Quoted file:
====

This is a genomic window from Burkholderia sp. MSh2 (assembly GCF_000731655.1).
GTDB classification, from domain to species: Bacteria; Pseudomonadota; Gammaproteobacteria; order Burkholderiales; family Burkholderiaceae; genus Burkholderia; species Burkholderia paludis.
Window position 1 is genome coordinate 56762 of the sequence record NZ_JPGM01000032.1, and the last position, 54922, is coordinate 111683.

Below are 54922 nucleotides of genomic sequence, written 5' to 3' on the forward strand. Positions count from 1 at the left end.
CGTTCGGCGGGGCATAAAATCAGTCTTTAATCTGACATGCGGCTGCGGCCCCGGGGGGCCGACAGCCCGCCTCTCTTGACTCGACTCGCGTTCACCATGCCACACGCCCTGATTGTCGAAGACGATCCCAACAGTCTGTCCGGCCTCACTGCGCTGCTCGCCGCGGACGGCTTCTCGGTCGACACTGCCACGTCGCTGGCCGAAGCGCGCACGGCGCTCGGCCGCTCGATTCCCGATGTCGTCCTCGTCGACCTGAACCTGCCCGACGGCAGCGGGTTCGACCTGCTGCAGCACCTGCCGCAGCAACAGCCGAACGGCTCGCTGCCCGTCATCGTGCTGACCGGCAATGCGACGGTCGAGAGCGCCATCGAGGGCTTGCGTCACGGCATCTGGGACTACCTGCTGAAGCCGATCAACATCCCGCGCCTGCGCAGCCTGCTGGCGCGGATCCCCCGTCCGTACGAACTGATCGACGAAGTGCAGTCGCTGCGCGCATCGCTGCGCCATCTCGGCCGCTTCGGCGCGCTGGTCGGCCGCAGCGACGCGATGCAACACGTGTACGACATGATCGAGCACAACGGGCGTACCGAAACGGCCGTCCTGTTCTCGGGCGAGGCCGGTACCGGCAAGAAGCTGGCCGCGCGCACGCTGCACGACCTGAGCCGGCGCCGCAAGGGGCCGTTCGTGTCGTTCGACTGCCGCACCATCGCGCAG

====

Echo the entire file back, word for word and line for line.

This is a genomic window from Burkholderia sp. MSh2 (assembly GCF_000731655.1).
GTDB classification, from domain to species: Bacteria; Pseudomonadota; Gammaproteobacteria; order Burkholderiales; family Burkholderiaceae; genus Burkholderia; species Burkholderia paludis.
Window position 1 is genome coordinate 56762 of the sequence record NZ_JPGM01000032.1, and the last position, 54922, is coordinate 111683.

Below are 54922 nucleotides of genomic sequence, written 5' to 3' on the forward strand. Positions count from 1 at the left end.
CGTTCGGCGGGGCATAAAATCAGTCTTTAATCTGACATGCGGCTGCGGCCCCGGGGGGCCGACAGCCCGCCTCTCTTGACTCGACTCGCGTTCACCATGCCACACGCCCTGATTGTCGAAGACGATCCCAACAGTCTGTCCGGCCTCACTGCGCTGCTCGCCGCGGACGGCTTCTCGGTCGACACTGCCACGTCGCTGGCCGAAGCGCGCACGGCGCTCGGCCGCTCGATTCCCGATGTCGTCCTCGTCGACCTGAACCTGCCCGACGGCAGCGGGTTCGACCTGCTGCAGCACCTGCCGCAGCAACAGCCGAACGGCTCGCTGCCCGTCATCGTGCTGACCGGCAATGCGACGGTCGAGAGCGCCATCGAGGGCTTGCGTCACGGCATCTGGGACTACCTGCTGAAGCCGATCAACATCCCGCGCCTGCGCAGCCTGCTGGCGCGGATCCCCCGTCCGTACGAACTGATCGACGAAGTGCAGTCGCTGCGCGCATCGCTGCGCCATCTCGGCCGCTTCGGCGCGCTGGTCGGCCGCAGCGACGCGATGCAACACGTGTACGACATGATCGAGCACAACGGGCGTACCGAAACGGCCGTCCTGTTCTCGGGCGAGGCCGGTACCGGCAAGAAGCTGGCCGCGCGCACGCTGCACGACCTGAGCCGGCGCCGCAAGGGGCCGTTCGTGTCGTTCGACTGCCGCACCATCGCGCAG